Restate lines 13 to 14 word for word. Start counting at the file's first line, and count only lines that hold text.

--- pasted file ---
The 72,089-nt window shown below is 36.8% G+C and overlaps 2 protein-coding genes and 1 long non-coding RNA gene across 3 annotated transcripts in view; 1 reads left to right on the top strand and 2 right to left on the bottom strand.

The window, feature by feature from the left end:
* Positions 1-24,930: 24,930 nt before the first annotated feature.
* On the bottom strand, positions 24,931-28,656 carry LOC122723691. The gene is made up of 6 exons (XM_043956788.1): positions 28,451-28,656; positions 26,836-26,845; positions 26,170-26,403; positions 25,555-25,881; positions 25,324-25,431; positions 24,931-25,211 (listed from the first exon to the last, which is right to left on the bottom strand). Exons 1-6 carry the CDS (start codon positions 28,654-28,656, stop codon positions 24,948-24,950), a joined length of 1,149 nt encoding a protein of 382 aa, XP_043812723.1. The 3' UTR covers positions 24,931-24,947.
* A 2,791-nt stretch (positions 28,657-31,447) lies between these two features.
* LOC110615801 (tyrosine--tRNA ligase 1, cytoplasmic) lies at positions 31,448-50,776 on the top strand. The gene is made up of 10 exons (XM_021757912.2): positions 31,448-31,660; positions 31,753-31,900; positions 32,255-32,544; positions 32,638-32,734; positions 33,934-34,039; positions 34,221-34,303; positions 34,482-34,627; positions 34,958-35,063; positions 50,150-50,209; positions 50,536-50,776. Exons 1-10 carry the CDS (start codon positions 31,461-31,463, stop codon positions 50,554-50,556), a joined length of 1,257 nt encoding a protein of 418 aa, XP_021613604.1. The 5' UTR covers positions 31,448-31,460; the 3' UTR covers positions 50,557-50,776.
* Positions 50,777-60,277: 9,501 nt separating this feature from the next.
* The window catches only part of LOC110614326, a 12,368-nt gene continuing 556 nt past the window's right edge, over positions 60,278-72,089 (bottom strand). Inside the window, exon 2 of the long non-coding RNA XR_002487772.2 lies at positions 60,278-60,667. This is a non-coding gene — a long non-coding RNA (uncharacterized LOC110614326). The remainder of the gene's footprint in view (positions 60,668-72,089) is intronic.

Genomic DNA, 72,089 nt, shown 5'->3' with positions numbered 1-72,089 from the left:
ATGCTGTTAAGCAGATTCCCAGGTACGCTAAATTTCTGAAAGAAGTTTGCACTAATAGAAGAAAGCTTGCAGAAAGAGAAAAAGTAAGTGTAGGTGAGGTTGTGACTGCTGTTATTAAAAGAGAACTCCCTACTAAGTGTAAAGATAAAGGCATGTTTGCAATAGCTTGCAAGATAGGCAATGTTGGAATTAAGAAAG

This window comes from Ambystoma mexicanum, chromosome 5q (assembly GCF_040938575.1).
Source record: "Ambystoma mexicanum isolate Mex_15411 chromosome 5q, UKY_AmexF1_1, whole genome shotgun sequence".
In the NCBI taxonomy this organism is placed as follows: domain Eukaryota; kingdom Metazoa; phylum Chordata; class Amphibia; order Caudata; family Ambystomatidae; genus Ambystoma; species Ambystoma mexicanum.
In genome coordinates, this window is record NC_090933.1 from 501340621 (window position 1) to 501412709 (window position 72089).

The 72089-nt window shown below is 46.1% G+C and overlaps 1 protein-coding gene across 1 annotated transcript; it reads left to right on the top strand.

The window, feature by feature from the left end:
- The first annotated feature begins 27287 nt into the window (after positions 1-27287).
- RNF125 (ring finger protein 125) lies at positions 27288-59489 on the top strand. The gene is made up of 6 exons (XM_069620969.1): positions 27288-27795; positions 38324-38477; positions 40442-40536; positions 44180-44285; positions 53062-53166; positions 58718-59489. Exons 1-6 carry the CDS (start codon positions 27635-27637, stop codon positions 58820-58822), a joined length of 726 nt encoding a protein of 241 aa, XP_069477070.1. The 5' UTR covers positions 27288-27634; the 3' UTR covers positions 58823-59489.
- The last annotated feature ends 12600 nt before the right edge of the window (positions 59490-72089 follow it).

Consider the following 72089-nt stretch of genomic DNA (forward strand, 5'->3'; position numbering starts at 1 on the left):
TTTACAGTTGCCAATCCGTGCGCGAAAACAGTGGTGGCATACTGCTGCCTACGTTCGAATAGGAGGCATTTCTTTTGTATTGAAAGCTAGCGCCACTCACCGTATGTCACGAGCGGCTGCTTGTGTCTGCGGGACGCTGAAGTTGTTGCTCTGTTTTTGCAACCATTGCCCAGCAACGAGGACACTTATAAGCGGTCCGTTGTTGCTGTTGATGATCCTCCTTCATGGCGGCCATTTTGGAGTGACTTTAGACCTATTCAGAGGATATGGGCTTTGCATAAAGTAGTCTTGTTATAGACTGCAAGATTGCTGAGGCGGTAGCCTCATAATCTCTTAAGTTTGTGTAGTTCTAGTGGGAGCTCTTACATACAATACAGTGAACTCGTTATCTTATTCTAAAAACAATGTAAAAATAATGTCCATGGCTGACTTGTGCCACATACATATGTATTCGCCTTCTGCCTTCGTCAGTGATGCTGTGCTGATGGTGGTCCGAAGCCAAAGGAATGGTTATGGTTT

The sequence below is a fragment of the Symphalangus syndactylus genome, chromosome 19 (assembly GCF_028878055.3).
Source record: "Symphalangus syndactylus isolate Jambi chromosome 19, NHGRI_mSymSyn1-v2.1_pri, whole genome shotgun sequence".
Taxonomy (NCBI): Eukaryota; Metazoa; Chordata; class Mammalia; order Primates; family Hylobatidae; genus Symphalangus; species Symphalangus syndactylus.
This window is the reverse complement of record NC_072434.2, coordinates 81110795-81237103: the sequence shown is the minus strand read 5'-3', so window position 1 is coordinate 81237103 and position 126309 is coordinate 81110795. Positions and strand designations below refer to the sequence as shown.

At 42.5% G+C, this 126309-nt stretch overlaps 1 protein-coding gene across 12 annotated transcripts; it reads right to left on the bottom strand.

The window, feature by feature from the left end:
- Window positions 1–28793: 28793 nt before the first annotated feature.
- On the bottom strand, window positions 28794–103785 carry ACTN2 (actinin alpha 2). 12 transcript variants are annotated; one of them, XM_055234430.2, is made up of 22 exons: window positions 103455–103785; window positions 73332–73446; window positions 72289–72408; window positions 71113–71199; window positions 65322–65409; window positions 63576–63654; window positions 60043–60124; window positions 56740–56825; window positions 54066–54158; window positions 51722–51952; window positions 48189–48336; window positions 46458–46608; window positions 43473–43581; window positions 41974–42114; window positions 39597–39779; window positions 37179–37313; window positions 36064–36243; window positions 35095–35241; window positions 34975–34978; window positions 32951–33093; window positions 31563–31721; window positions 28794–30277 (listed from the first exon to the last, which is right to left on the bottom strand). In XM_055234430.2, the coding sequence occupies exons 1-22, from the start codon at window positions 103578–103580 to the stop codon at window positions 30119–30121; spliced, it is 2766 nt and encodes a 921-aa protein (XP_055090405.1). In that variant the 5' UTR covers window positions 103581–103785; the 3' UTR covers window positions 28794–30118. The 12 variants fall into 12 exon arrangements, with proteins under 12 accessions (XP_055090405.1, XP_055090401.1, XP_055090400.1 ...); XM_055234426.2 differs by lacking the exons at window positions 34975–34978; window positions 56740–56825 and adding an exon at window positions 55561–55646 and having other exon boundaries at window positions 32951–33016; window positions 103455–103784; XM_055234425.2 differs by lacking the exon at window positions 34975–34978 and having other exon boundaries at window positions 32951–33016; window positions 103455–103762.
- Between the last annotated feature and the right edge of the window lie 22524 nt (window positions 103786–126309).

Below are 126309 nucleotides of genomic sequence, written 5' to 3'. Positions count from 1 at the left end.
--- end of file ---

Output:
In the NCBI taxonomy this organism is placed as follows: domain Eukaryota; kingdom Metazoa; phylum Chordata; class Amphibia; order Caudata; family Ambystomatidae; genus Ambystoma; species Ambystoma mexicanum.
In genome coordinates, this window is record NC_090933.1 from 501340621 (window position 1) to 501412709 (window position 72089).